There is magic when telling a love story2023 February
I struggle with writing this month’s column. On the one hand, it’s the beginning of the New Year, and I want to write a positive article. I want to be kind and talk about the importance of civility and one’s reputation. How civility is strength and power in dealing with opposing counsel and the courts. How it takes years to earn a good reputation and to be respected, but how a good reputation can be destroyed in minutes. I want to focus on issues facing the legal community because after all, this message is coming from the president of the plaintiff’s bar. But there are so many pressing issues that we are facing as trial lawyers and a nation that it compels me to talk about something else.
As I write this, it is barely three weeks into 2023, and there have been two mass shootings within the last three days in California alone. These last two shootings hit home as they target the Asian-American Pacific-Islander community as we celebrate the Lunar New Year, aka Chinese New Year.
The Lunar New Year is supposed to be a time of joy, celebration, and festivities…the washing of the old, and the welcoming of the new. Families gather together dressed in traditional “ao dai” (Vietnamese traditional dress) or “qipao” (Chinese robe) to feast and observe traditions. Adults hand out red envelopes with money to children as a symbol of good-luck and good-fortune. Children run and laugh. The elders pass down wisdom to the next generation.
It’s hard however, to be happy and joyous when there is so much destruction that is going on. Something is terribly wrong with our society when you have to question whether it is wise to come together because it could mean your family may be among the next mass-shooting victims. We need to come up with sensible solutions to the gun violence. Too many innocent lives are lost each year. But proposing sensible gun controls is not what I am going to offer here. The solution is beyond what we trial lawyers can do and certainly not in a 1,000-word article.
What we can do is be sensitive and attuned to our use of words. Words matter. We need to be kind to one another, even when we vehemently disagree. Lawyers should be able to have civil discourse without denigrating our adversary or dissolving into name-calling. This means we must spend time thinking about who we are, how we behave, and how we respond in certain situations. By planning ahead, we do not fly by the seat of our pants. There needs to be thought and insight into how we behave. We must visualize the person we want to be and then become that person. Be better today than yesterday.
Undoubtedly, we will stumble. When we do, we need to acknowledge our mistake, make amends, apologize, learn, and move on.
Being considerate and kind is hard. It takes work. It takes practice. But like the professional basketball player who takes 10,000 shots to perfect his form, we too must take 10,000 shots at being kind. Return that missed call. Stop and talk to each other. DM an old friend. Call opposing counsel and work it out. Grant that extension. Compromise. Be compassionate.
We need to let go of our egos. How often do we insert ourselves into our clients’ cases? “Let me try that. I’ll get X dollars!” Cases are not about us. Cases are about our clients who have come to us for help. For the personal-injury lawyer, that means our client or our client’s family member has been injured. They are human beings who are in pain. They need help. They are seeking justice to help pay medical expenses, lost wages, and to be compensated for physical pain, mental suffering, and loss of quality of life. Cases are about them. We need to remove ourselves from their story and simply tell their story.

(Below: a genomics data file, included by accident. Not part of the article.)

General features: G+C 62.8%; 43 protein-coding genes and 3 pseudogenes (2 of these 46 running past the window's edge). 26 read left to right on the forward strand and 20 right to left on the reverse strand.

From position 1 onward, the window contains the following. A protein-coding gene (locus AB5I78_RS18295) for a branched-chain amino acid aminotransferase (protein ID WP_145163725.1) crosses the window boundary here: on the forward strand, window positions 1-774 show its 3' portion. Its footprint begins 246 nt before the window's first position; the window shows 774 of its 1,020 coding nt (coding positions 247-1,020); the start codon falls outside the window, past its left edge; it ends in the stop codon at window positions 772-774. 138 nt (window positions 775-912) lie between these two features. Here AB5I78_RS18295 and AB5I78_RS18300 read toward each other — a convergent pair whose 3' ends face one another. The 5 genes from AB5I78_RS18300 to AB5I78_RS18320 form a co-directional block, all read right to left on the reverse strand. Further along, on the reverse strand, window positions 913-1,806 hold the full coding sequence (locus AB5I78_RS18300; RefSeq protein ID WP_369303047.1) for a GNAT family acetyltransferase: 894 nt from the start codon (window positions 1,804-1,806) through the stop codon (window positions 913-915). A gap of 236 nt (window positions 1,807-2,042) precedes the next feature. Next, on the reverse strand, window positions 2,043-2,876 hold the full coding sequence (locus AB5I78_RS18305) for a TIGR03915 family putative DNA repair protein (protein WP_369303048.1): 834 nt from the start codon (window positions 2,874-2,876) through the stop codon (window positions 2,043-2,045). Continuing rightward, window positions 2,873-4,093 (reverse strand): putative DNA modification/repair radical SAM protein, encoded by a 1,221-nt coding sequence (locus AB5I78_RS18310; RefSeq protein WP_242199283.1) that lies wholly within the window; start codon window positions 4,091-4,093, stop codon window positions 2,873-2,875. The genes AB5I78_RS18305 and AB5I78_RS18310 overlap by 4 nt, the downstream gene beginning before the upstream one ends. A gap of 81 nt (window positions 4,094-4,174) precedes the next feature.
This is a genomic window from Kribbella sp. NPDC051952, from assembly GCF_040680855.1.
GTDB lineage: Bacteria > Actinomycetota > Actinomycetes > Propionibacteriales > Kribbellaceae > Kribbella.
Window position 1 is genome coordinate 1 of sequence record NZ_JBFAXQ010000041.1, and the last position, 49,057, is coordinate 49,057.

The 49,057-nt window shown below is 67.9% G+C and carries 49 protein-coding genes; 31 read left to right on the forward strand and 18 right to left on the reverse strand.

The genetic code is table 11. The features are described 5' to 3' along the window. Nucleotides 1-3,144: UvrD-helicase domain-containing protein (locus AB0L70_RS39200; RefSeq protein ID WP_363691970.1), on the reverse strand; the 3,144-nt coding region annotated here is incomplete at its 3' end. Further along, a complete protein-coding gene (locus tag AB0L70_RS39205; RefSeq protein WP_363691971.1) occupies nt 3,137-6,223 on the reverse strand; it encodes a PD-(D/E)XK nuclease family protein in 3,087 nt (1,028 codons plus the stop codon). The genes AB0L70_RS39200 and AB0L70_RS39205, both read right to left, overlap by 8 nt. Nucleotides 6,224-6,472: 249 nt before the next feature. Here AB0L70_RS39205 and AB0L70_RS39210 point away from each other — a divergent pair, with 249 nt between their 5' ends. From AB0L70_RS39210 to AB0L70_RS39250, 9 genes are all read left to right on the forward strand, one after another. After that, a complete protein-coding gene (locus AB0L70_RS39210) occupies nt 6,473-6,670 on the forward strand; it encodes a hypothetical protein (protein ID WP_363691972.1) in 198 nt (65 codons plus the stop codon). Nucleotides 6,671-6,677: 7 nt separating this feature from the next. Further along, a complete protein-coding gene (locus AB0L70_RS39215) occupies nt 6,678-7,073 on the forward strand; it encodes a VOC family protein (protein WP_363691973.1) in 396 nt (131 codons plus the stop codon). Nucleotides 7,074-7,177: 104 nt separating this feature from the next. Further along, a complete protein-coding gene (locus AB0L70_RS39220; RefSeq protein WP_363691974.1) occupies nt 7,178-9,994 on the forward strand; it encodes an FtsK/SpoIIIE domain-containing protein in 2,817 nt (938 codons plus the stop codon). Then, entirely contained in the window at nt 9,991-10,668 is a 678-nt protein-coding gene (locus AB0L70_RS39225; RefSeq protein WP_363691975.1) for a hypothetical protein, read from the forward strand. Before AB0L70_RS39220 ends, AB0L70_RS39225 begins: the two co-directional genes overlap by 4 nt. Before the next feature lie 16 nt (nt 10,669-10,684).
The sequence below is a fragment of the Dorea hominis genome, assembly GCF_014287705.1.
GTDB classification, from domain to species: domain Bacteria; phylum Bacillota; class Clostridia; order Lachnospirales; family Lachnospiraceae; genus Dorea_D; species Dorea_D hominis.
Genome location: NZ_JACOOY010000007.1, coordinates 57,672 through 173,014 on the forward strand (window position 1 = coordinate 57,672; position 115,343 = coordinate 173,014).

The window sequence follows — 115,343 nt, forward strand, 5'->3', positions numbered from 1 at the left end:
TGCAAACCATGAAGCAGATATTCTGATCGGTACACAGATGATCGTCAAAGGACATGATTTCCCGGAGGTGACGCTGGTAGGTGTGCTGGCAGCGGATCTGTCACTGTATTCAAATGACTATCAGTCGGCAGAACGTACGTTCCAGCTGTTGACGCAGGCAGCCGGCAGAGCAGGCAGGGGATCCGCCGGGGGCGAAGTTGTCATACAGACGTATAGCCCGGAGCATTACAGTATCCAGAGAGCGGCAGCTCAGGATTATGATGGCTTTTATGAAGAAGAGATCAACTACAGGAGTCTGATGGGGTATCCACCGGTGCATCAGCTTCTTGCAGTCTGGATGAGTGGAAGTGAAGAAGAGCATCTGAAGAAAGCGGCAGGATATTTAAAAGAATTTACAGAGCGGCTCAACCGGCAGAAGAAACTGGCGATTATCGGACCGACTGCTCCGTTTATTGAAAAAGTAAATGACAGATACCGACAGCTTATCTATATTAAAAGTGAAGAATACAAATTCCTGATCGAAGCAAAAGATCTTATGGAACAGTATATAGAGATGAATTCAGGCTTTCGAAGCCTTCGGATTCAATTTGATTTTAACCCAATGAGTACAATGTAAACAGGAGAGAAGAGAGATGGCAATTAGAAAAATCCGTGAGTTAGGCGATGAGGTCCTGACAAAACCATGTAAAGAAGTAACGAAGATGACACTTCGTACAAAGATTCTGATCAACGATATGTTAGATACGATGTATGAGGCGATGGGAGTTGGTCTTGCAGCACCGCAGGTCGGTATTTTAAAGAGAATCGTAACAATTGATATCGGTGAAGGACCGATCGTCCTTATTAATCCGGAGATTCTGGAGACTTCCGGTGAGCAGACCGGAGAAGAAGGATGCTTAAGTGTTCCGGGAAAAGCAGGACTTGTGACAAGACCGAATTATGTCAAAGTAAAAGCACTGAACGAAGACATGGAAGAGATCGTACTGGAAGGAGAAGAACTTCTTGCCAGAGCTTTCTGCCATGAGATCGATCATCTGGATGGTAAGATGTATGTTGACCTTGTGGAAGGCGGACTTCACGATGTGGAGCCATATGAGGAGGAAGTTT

Every client has a story to tell
Every one of our clients has a beautiful story to tell; more often than not, a love story. We just need to find that story and tell it in a compelling way. How often do we judge our clients based upon how their lives fit into our narrative? We need to stop doing that. We need to see the beauty of their story and tell it as such. We cannot tell a story that we do not believe in. So, get to know the human beings we call clients. Do not treat them like the insurance industry does: as a faceless file number.
It is our duty to tell the human story. Who are they? Where do they come from? What struggles have they overcome? Why should the reader care about them? What are their values? What are their beliefs? What’s important to them? What has been taken away? What are they left with? How can we make them whole again? If we cannot make them whole again, how do we make up for what was taken away? Why should we care?
There is magic when telling a love story. There are heroes, villains, and a story usually surrounding a betrayal. There is redemption and justice. If we can find the goodness in our clients’ story, we will be able to tell a winning story. We will be able to focus on the goodness and kindness of people. We will be better human beings. We will practice our craft and in turn, we will make the world a better place. If each of us listens more, then we’ll learn more. We’ll be better advocates. And in turn, we’ll leave the world a little better than we found it.
by the author.
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